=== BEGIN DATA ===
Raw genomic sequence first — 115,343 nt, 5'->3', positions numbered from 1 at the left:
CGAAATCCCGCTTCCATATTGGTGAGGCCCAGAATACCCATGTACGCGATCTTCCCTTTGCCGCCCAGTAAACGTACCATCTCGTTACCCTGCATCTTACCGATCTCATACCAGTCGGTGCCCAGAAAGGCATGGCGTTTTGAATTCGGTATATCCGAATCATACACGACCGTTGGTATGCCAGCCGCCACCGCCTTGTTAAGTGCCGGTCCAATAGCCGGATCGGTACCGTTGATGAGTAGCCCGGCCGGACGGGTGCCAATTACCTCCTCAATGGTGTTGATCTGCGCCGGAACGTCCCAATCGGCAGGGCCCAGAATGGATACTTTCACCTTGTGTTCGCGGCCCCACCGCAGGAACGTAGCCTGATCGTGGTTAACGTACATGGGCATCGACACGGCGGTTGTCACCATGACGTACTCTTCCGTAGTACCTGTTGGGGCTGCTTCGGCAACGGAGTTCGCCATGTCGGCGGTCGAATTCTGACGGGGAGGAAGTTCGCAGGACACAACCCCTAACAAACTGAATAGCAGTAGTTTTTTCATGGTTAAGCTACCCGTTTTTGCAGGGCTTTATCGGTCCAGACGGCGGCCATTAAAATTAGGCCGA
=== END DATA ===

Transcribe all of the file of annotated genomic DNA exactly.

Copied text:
Raw genomic sequence first — 115,343 nt, 5'->3', positions numbered from 1 at the left:
CGAAATCCCGCTTCCATATTGGTGAGGCCCAGAATACCCATGTACGCGATCTTCCCTTTGCCGCCCAGTAAACGTACCATCTCGTTACCCTGCATCTTACCGATCTCATACCAGTCGGTGCCCAGAAAGGCATGGCGTTTTGAATTCGGTATATCCGAATCATACACGACCGTTGGTATGCCAGCCGCCACCGCCTTGTTAAGTGCCGGTCCAATAGCCGGATCGGTACCGTTGATGAGTAGCCCGGCCGGACGGGTGCCAATTACCTCCTCAATGGTGTTGATCTGCGCCGGAACGTCCCAATCGGCAGGGCCCAGAATGGATACTTTCACCTTGTGTTCGCGGCCCCACCGCAGGAACGTAGCCTGATCGTGGTTAACGTACATGGGCATCGACACGGCGGTTGTCACCATGACGTACTCTTCCGTAGTACCTGTTGGGGCTGCTTCGGCAACGGAGTTCGCCATGTCGGCGGTCGAATTCTGACGGGGAGGAAGTTCGCAGGACACAACCCCTAACAAACTGAATAGCAGTAGTTTTTTCATGGTTAAGCTACCCGTTTTTGCAGGGCTTTATCGGTCCAGACGGCGGCCATTAAAATTAGGCCGA